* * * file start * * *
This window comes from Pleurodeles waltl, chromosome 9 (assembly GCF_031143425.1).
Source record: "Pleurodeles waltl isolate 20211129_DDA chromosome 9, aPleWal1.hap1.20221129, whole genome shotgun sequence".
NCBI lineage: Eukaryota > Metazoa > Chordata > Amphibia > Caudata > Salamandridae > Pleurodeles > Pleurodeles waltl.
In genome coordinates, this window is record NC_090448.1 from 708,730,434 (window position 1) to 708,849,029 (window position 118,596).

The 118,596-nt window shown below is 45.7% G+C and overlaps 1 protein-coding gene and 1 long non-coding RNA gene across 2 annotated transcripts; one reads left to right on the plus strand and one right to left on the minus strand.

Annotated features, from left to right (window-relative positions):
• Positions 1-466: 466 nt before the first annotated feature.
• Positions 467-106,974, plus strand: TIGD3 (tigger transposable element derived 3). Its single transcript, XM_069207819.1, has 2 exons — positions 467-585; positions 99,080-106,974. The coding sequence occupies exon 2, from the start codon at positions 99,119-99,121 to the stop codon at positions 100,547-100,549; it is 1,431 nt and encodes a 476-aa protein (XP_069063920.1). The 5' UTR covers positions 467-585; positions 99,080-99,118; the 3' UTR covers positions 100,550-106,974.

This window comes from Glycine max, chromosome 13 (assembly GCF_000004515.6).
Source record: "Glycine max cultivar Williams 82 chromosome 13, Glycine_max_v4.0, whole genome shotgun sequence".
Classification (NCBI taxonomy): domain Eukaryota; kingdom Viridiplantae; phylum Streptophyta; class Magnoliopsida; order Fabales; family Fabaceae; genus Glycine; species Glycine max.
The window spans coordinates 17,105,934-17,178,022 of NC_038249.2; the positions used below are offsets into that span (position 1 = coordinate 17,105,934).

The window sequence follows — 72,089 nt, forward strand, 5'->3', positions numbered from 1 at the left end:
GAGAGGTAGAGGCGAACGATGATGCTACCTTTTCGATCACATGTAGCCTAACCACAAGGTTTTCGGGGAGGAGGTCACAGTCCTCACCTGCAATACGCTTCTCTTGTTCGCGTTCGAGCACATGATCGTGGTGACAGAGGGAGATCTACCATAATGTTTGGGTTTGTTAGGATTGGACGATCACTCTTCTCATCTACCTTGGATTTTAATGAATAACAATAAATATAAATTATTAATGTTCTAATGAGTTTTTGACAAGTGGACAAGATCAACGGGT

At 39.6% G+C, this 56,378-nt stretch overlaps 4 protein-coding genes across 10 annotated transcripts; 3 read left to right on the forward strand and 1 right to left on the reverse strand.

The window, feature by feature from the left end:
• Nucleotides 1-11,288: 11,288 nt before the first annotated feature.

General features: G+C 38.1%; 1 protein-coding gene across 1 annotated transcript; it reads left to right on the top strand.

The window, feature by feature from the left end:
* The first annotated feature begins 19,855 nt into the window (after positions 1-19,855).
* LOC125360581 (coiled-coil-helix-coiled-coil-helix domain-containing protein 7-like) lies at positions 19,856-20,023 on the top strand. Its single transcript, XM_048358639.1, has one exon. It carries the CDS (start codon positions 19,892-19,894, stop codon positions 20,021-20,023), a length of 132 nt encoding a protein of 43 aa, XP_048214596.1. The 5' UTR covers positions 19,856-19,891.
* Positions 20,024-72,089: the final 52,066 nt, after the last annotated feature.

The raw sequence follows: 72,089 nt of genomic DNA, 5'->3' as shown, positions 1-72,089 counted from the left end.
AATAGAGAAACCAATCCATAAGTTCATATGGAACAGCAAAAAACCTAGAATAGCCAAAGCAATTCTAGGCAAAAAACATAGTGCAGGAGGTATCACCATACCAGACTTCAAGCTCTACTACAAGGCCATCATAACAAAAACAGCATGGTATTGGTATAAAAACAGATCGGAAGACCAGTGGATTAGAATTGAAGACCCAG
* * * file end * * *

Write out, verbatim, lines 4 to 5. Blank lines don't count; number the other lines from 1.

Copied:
In genome coordinates, this window is record NC_090448.1 from 708,730,434 (window position 1) to 708,849,029 (window position 118,596).

The 118,596-nt window shown below is 45.7% G+C and overlaps 1 protein-coding gene and 1 long non-coding RNA gene across 2 annotated transcripts; one reads left to right on the plus strand and one right to left on the minus strand.